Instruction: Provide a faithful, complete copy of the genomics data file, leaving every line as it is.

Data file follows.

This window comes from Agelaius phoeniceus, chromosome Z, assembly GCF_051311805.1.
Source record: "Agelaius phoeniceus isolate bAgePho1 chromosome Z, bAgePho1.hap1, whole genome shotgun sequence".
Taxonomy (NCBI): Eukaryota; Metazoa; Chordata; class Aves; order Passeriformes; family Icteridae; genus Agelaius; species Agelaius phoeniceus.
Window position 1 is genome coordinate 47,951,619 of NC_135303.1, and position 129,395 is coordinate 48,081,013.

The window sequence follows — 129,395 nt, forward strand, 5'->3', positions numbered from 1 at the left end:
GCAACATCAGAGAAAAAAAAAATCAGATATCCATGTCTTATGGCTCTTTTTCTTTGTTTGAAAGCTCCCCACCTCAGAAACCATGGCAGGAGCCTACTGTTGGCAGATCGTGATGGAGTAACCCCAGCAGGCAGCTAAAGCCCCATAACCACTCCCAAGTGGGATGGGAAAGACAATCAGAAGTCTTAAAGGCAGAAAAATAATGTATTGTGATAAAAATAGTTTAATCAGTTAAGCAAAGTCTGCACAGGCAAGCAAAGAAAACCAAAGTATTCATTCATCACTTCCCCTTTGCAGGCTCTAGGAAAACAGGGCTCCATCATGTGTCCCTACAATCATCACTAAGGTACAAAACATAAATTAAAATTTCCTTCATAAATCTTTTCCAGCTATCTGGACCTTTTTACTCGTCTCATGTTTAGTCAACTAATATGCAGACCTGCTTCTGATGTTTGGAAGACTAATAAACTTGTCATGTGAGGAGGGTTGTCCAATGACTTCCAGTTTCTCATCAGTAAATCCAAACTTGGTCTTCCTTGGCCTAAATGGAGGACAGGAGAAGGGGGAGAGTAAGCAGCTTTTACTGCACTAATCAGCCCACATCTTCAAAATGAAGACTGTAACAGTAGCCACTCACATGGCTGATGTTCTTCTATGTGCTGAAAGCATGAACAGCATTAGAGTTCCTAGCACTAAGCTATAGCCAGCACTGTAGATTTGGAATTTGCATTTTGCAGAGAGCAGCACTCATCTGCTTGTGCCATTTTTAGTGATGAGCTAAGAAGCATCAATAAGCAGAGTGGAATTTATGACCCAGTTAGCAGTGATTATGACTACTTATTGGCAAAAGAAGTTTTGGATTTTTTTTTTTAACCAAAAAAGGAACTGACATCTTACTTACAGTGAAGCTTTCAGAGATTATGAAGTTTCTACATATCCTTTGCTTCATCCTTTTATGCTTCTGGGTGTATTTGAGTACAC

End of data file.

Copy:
This window comes from Agelaius phoeniceus, chromosome Z, assembly GCF_051311805.1.
Source record: "Agelaius phoeniceus isolate bAgePho1 chromosome Z, bAgePho1.hap1, whole genome shotgun sequence".
Taxonomy (NCBI): Eukaryota; Metazoa; Chordata; class Aves; order Passeriformes; family Icteridae; genus Agelaius; species Agelaius phoeniceus.
Window position 1 is genome coordinate 47,951,619 of NC_135303.1, and position 129,395 is coordinate 48,081,013.

The window sequence follows — 129,395 nt, forward strand, 5'->3', positions numbered from 1 at the left end:
GCAACATCAGAGAAAAAAAAAATCAGATATCCATGTCTTATGGCTCTTTTTCTTTGTTTGAAAGCTCCCCACCTCAGAAACCATGGCAGGAGCCTACTGTTGGCAGATCGTGATGGAGTAACCCCAGCAGGCAGCTAAAGCCCCATAACCACTCCCAAGTGGGATGGGAAAGACAATCAGAAGTCTTAAAGGCAGAAAAATAATGTATTGTGATAAAAATAGTTTAATCAGTTAAGCAAAGTCTGCACAGGCAAGCAAAGAAAACCAAAGTATTCATTCATCACTTCCCCTTTGCAGGCTCTAGGAAAACAGGGCTCCATCATGTGTCCCTACAATCATCACTAAGGTACAAAACATAAATTAAAATTTCCTTCATAAATCTTTTCCAGCTATCTGGACCTTTTTACTCGTCTCATGTTTAGTCAACTAATATGCAGACCTGCTTCTGATGTTTGGAAGACTAATAAACTTGTCATGTGAGGAGGGTTGTCCAATGACTTCCAGTTTCTCATCAGTAAATCCAAACTTGGTCTTCCTTGGCCTAAATGGAGGACAGGAGAAGGGGGAGAGTAAGCAGCTTTTACTGCACTAATCAGCCCACATCTTCAAAATGAAGACTGTAACAGTAGCCACTCACATGGCTGATGTTCTTCTATGTGCTGAAAGCATGAACAGCATTAGAGTTCCTAGCACTAAGCTATAGCCAGCACTGTAGATTTGGAATTTGCATTTTGCAGAGAGCAGCACTCATCTGCTTGTGCCATTTTTAGTGATGAGCTAAGAAGCATCAATAAGCAGAGTGGAATTTATGACCCAGTTAGCAGTGATTATGACTACTTATTGGCAAAAGAAGTTTTGGATTTTTTTTTTTAACCAAAAAAGGAACTGACATCTTACTTACAGTGAAGCTTTCAGAGATTATGAAGTTTCTACATATCCTTTGCTTCATCCTTTTATGCTTCTGGGTGTATTTGAGTACAC